------------------
            extreme tractor racing
            extreme tractor racing

            Comment


            • #7
              sorry.. by 'inverter' i did mean VFD.
              maybe the one we used was too small?

              gizmo: you can change the amount of time the VFD takes to start/stop. set the DECELERATION to 0 and that'll be as close as you can get to making the thing "coast" -- or at least try to.

              will the VFD screw with my other electronics? the 3ph input is wired to a MASSIVE transformer.. that feeds a DC motor (table feed) and a 120V DRO.. not to mention a 50W lightbulb.

              also.. if anyone out there is right techy with these things.. i understand that VFDs output voltage = input voltage. sure, it'll change it to 3phase, but it wont make it 380V.

              the motor on the head of this bridgeport reads 3Ph/2HP/380-420V

              maybe that was the problem with my VFD? i was getting 3ph but not enough juice?

              Comment


              • #8
                Heck, yes! You need a transformer to boost up the voltage, then an appropriately-sized VFD for that voltage to turn it into 3-phase at that voltage. And, at that point, I think you'd probably be better off replacing the motor as the cost of doing all this is getting "up there."


                ----------
                Try to make a living, not a killing. -- Utah Phillips
                Don't believe everything you know. -- Bumper sticker
                Everybody is ignorant, only on different subjects. -- Will Rogers
                There are lots of people who mistake their imagination for their memory. - Josh Billings
                Law of Logical Argument - Anything is possible if you don't know what you are talking about.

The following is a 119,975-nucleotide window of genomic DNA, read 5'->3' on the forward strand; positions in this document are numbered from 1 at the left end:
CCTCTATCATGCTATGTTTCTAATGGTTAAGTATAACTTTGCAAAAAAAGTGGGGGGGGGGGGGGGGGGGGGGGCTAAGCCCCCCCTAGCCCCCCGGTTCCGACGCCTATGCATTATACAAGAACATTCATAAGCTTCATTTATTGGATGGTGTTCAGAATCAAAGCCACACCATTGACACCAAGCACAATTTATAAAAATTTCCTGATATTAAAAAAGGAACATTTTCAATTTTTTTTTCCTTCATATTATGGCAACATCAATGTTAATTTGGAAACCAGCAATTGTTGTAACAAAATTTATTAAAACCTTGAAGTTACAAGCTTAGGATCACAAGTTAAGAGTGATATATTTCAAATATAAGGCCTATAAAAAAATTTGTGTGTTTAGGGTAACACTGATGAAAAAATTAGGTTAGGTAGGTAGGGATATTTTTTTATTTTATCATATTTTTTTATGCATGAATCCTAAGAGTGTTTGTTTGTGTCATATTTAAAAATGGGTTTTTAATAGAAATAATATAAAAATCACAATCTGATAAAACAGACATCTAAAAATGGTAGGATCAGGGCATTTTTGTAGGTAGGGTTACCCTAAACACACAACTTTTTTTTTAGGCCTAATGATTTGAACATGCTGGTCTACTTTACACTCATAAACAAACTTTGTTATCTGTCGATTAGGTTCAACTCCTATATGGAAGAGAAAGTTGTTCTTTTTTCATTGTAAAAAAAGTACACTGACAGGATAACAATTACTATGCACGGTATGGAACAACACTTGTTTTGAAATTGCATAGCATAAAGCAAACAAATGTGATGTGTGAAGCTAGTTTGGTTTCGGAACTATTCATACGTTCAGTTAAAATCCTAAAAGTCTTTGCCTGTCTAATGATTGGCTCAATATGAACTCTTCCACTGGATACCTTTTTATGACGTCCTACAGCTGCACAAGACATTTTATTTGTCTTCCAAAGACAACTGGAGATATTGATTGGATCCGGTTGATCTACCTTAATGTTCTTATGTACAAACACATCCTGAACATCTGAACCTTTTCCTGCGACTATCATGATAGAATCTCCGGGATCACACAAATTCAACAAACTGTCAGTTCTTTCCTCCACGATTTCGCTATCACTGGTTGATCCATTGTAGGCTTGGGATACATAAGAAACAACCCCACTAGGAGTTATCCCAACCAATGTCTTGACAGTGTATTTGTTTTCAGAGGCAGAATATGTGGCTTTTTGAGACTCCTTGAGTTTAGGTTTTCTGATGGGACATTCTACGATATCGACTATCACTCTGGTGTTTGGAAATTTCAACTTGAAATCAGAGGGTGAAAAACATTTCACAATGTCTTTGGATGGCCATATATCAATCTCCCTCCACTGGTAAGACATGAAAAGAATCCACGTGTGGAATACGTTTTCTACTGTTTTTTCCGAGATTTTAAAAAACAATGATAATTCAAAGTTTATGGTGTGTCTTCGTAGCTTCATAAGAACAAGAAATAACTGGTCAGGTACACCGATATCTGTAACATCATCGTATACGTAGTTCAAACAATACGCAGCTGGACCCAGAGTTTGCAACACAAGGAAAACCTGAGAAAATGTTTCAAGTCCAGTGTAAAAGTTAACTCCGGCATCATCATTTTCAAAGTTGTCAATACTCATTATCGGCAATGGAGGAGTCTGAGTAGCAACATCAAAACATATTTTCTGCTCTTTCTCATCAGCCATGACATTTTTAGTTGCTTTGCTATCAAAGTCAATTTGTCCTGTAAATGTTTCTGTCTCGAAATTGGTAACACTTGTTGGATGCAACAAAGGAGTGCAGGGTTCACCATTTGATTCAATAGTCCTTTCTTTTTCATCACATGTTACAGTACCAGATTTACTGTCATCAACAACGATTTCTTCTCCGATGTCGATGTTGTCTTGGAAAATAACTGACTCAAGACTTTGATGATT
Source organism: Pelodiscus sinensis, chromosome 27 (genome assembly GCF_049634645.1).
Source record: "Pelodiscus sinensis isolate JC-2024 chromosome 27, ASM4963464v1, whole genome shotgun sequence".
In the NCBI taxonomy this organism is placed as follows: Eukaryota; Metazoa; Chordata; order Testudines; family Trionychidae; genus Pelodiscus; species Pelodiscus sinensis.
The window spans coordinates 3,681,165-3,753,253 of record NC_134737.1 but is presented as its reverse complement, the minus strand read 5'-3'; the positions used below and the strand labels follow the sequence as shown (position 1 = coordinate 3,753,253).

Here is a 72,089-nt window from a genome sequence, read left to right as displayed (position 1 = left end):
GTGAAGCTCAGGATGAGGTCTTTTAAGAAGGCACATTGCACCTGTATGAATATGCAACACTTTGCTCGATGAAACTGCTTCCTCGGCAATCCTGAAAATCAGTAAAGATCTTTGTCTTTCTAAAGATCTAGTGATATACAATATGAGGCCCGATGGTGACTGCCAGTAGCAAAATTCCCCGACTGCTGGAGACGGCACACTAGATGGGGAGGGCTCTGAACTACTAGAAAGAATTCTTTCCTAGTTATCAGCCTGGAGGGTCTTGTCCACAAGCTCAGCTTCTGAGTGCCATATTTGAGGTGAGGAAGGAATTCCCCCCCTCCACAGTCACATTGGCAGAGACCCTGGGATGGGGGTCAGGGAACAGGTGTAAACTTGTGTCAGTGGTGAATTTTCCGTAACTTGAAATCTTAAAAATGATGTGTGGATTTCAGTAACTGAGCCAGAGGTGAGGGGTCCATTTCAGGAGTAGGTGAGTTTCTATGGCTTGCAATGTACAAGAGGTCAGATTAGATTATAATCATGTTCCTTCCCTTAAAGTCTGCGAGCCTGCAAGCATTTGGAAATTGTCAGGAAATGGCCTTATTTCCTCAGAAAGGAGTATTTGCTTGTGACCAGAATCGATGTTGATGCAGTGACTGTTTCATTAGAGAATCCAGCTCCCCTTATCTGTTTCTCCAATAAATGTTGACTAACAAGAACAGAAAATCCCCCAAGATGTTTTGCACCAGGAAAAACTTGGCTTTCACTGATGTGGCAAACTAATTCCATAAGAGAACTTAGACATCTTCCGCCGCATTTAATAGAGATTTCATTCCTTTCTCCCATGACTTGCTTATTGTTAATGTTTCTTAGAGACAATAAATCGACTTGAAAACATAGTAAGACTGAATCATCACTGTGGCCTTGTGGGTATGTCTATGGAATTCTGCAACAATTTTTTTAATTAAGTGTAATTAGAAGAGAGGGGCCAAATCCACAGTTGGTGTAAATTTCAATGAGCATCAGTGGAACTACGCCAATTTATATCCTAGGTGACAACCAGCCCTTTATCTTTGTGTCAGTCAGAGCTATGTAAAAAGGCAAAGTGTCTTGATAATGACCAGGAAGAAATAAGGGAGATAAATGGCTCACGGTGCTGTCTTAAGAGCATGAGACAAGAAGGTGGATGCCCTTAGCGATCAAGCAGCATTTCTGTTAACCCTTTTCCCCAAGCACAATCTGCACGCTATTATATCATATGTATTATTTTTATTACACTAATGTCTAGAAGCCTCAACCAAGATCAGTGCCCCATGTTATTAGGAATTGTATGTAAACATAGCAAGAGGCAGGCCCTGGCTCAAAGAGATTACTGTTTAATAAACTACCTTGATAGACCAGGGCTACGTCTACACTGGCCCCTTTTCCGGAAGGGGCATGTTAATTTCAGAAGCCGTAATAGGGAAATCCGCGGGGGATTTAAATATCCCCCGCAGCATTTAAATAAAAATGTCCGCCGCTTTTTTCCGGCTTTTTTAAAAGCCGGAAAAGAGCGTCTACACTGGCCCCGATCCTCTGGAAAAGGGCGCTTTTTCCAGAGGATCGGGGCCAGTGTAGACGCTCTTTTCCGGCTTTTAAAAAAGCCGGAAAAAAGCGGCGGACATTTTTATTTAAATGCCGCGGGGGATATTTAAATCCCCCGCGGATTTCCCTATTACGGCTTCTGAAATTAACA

Don't own anything you have to feed or paint. - Hood River Blackie

                Comment


                • #9
                  My bridgeport had a air brake on the spindle, until I got the controls to working and then air on it, my vfd kicked out too.. Check that..
                  Most inverters have a kick, high current boost to start a heavy load, I didn't need that with mine.

                  Comment


                  • #10
                    steve s--
                    run that by me again.. the part about the spare 3ph motor ...

                    intrigued,
                    -knucklehead

                    Comment


                    • #11
                      SGW has it right, you can't run a 400v motor from a 240v VFD. You have to use a VFD sized to your motor and voltage. For the cost of a transformer and a new VFD, you could probably get a new motor at 240v. If you decide to go with the transformer and 480v VFD, you can adjust the parameters of the VFD to give you the voltage you need at the frequency you need.

                      Mike

                      Comment


                      • #12
                        Steve, the answer is no! It took a couple days of reading the manual, over and over, before it made enough sense to me to get things spinning. Yeah, I know the ramps are adjustable. But other than limiting the low end to 30 hz., I haven't tried to decipher the rest of the instruction manual. It is surely partly ignorance on my part, but I think the manual was translated into English by a Latin major in Hong Kong; not any form of English I am familiar with...
                        I'm here hoping to advancify my smartitude.

                        Comment


                        • #13
                          Knucklehead,

                          it sounds like you've got several "show stoppers". If your connecting the VFD to the transformer, you've got problems. Most likly, it's a step down transformer. Your feeding 220 into a step down transformer, so your 380 volt motor is probably really low on volts. You don't want anything on the VFD output except the motor. I have no idea how a VFD would run with a transformer on it's output.

                          If the motor is 380, you'll need a 380 rated VFD or change the motor. You might be in luck though with that transformer. If it's made to power the whole machine, you might be able to reverse it and use it as a step up transformer to get 380 from 220. Even if it's 3 phase, you can probably use it to convert single phase to 380 for a 380 VFD.

                          I'll bet everything else is 120 VAC, the xfeed, DRO and lights. The transformer might have a 120 tap.

                          If the transformer is connected to a single leg or it's outputs aren't connected to the motor, it's probably just to supply 120 to the xfeed, DRO and lights.

                          Hmm, just noticed your comment that local single phase is 220, 50HZ. You're not in the US, so you may have a 220 VAC light, xfeed or other auxillary equipment.